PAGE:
You may then be thinking why the claim against Tesh's ISP? Well, the simple fact is that his ISP did not designate an agent as required thereby subjecting themselves to potential liability. Under such circumstances, I don't think holding an ISP responsible for their conduct contributing to infringement (especially after being informed of the infringement) is at all unfair when they've failed to comply with relatively simple procedures for insulating themselves from liability. Consider that if ISPs could get away with doing so, there'd probably be no practical way for copyright owners to enforce their rights in the online environment."
You learn something new every day.


We're Winning
How do I know? The always-brilliant Victor Davis Hanson says so.

For all the doom and gloom we are making amazing progress. If on the evening of September 11th, an outside observer had predicted that the following would transpire in two years, he would have been considered unhinged: Saddam Hussein gone with the wind; democratic birth pangs in Iraq; the Taliban finished and Mr. Karzai attempting to create constitutional government; Yasser Arafat ostracized by the American government and lord of a dilapidated compound; bin Laden either dead or leading a troglodyte existence; all troops slated to leave Saudi Arabia - and by our own volition, not theirs; Iran and Syria apprehensive rather than boastful about their own promotion of terror; and the Middle East worried that the United States is both unpredictable in its righteous anger and masterful in its use of arms, rather than customarily irresolute and reactive.
As always with VDH, read the whole thing.

Exposing South Dakota's Own Howell Raines
It isn't just the New York Times that's riddled with bias and under attack from the fact-checking blogosphere. The South Dakota Politics blog is running an incredible series of investigative reports on the ethically questionable connections between the Sioux Falls Argus Leader, it's chief political reporter (who is considered the "dean" of South Dakota political reporters) and U.S. Sen. Tom Daschle - and how the paper protects Daschle by failing to report polls that reflect poorly on the senator, and by ignoring Daschle's wife Linda's lobbying activities on behalf of the airline industry, Boeing, and Schering-Plough. Just start here and keep scrolling. The reports, wrtten by University of South Dakota law student Jason Van Beek, are blog-journalism at its finest.

[Argus Leader executive editor Randell] Beck personally attacked those critical of David Kranz's journalism, for instance calling possible U.S. Senate candidate Neal Tapio a "right-wing nut." This too is priceless, in light of Beck saying that those scrutinizing the Argus Leader are personally attacking Beck and Kranz. Another priceless tidbit is Beck trying to explain why the Argus Leader and its staff should not be held to the same scrutiny as governmental institutions and officials, because the Argus Leader "is a private enterprise." Andrew Sullivan, the man who scrutinized the New York Times and Howell Raines until they couldn't stand the heat, would love that one. In sum, Randell Beck went a long way in making my argument about institutional arrogance and bias at the Argus Leader.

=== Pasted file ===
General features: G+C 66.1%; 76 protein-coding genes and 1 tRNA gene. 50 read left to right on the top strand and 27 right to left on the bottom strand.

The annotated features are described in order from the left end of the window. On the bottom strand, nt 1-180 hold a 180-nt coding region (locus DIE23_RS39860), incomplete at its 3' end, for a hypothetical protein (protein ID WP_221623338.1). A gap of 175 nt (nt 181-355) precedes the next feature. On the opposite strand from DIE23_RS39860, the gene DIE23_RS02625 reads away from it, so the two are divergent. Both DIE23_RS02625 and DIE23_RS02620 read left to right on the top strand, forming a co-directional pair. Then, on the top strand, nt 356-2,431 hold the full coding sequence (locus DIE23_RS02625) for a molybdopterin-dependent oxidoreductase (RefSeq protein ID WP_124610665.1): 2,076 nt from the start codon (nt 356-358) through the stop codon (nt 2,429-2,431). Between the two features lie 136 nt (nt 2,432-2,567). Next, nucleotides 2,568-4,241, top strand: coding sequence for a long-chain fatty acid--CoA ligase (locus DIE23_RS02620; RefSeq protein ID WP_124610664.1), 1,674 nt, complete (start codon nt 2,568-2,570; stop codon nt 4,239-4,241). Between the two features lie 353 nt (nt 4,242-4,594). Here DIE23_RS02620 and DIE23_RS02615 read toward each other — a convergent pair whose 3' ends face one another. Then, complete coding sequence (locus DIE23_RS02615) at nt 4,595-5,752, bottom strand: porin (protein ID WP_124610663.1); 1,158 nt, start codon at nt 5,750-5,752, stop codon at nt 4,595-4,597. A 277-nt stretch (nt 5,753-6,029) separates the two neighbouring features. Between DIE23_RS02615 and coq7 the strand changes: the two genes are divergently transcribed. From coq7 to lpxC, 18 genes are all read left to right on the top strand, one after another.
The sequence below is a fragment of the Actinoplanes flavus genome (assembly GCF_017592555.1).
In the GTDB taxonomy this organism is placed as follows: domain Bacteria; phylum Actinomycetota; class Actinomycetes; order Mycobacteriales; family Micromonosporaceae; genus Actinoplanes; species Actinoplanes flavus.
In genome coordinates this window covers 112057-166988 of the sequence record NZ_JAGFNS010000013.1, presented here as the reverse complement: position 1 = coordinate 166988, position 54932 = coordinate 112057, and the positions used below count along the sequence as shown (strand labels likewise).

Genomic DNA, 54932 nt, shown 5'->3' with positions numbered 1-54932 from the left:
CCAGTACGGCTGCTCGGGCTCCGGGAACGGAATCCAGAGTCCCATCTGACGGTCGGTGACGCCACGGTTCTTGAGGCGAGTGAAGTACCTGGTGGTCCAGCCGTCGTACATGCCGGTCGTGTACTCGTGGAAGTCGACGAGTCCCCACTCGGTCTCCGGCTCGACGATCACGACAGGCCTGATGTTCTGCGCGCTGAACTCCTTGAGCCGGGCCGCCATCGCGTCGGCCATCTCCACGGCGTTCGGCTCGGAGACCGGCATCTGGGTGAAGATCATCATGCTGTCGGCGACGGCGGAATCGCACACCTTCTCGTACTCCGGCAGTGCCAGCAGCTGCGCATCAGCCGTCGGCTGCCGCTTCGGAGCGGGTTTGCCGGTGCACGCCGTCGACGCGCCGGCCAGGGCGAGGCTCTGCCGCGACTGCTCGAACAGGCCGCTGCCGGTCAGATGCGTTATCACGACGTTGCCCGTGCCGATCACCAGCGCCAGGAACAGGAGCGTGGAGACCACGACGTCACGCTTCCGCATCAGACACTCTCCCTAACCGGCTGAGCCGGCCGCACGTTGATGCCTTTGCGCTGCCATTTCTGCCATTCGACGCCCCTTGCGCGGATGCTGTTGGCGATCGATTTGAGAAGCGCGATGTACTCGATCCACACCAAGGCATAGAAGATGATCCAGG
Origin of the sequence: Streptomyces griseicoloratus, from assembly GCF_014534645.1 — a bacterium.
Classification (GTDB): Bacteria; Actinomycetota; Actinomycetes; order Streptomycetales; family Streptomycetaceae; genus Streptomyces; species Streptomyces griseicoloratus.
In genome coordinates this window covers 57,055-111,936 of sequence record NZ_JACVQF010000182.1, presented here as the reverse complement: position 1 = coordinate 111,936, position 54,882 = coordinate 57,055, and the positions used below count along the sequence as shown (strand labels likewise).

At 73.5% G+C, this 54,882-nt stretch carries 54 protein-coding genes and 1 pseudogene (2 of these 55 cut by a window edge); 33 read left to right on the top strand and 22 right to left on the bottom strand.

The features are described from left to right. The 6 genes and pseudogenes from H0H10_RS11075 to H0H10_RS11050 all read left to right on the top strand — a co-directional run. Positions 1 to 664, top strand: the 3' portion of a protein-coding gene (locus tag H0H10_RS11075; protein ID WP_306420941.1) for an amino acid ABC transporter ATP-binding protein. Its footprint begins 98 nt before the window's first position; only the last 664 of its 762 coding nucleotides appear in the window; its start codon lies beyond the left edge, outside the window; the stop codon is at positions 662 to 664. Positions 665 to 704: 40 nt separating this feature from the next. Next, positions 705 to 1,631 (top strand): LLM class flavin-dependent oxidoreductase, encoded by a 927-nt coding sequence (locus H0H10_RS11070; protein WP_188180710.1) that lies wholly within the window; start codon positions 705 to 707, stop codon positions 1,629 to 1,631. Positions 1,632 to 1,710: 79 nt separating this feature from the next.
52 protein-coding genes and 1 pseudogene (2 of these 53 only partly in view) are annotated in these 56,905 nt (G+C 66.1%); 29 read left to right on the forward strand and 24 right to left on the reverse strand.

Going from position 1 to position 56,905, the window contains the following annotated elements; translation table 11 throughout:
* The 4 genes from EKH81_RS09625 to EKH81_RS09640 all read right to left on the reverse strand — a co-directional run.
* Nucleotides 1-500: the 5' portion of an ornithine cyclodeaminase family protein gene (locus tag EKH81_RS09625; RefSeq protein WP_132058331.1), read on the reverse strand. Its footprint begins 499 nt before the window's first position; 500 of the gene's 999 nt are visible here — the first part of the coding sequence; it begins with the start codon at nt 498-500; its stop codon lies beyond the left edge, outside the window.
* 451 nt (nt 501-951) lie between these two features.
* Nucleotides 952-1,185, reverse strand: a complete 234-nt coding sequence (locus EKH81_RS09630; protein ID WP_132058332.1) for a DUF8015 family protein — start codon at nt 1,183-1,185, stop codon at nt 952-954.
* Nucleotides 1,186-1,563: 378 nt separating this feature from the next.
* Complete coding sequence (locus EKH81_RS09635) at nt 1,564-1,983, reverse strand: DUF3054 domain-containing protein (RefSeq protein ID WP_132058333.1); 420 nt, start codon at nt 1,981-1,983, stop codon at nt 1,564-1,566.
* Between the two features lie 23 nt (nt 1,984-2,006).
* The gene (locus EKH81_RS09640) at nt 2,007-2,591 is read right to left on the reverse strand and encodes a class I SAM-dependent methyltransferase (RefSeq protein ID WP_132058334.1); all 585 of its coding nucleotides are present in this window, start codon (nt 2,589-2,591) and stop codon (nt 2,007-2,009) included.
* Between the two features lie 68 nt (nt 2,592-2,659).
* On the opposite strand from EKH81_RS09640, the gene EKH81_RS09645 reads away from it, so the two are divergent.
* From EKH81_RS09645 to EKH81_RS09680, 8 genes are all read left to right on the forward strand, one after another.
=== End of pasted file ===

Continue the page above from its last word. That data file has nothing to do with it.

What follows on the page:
This isn't getting much attention in the blogosphere because, well, because the Sioux Falls Argus Leader doesn't impact the national news media pack the way the NYT does. But it should.

Al Just Doesn't Get It
Kevin McCullough explains why Al Gore's Liberal News Network is doomed to fail. Says McCullough: See, despite all the efforts of Mr. Gore working behind the scenes with his liberal Hollywood friends - and despite all of their yammering about how unfair it is that Rush Limbaugh, Sean Hannity, Hugh Hewitt, Michael Medved, and Dennis Prager are on the air - the leading lefties still don't get the fact that they indeed are behind the curve when it comes to "leading the pack" in getting an ideological message out. They still believe that the biggest way to even the score is to knock Bill O'Reilly off the air. What they don't understand is just how "old" traditional media is - even the 24 hour news channel. ... While limousine liberals are trying to get a 24 hour news network funded (which they had for the '80s and '90s ... it was called CNN) – conservatives are on to the next cultural wave: weblogs.

New Digs
Michael Williams has moved his Master of None blog to a new MovableType site. Go check it out.

Who Watches the Watchdog? Blogs!
Angelina Sciolla, writing for MediaBistro.com:

As media consolidate and the public stops trusting them, bloggers are playing the important role of watchdogging the watchdogs. Two recent trends make easily published independent media - in many ways, after all, a blog is no more than a high-tech interpretation of an old-school, photocopied 'zine - more important than ever before. First, the FCC's recent decision to relax media-ownership restrictions promises even more consolidation among the mass media, which makes voices that aren't Viacom's or the News Corporation's even more important. Second, the public's increasing mistrust of those same, recently scandalized, corporate media - a recent USA Today/CNN/Gallup poll found only 36 percent of Americans believe news organizations get the facts straight -underscores the need for, essentially, a shadow press corps that keeps big media honest the same way the press theoretically works to keep the government honest.
Read the whole thing: [Hat tip: Instapundit]

The Party That Cries Wolf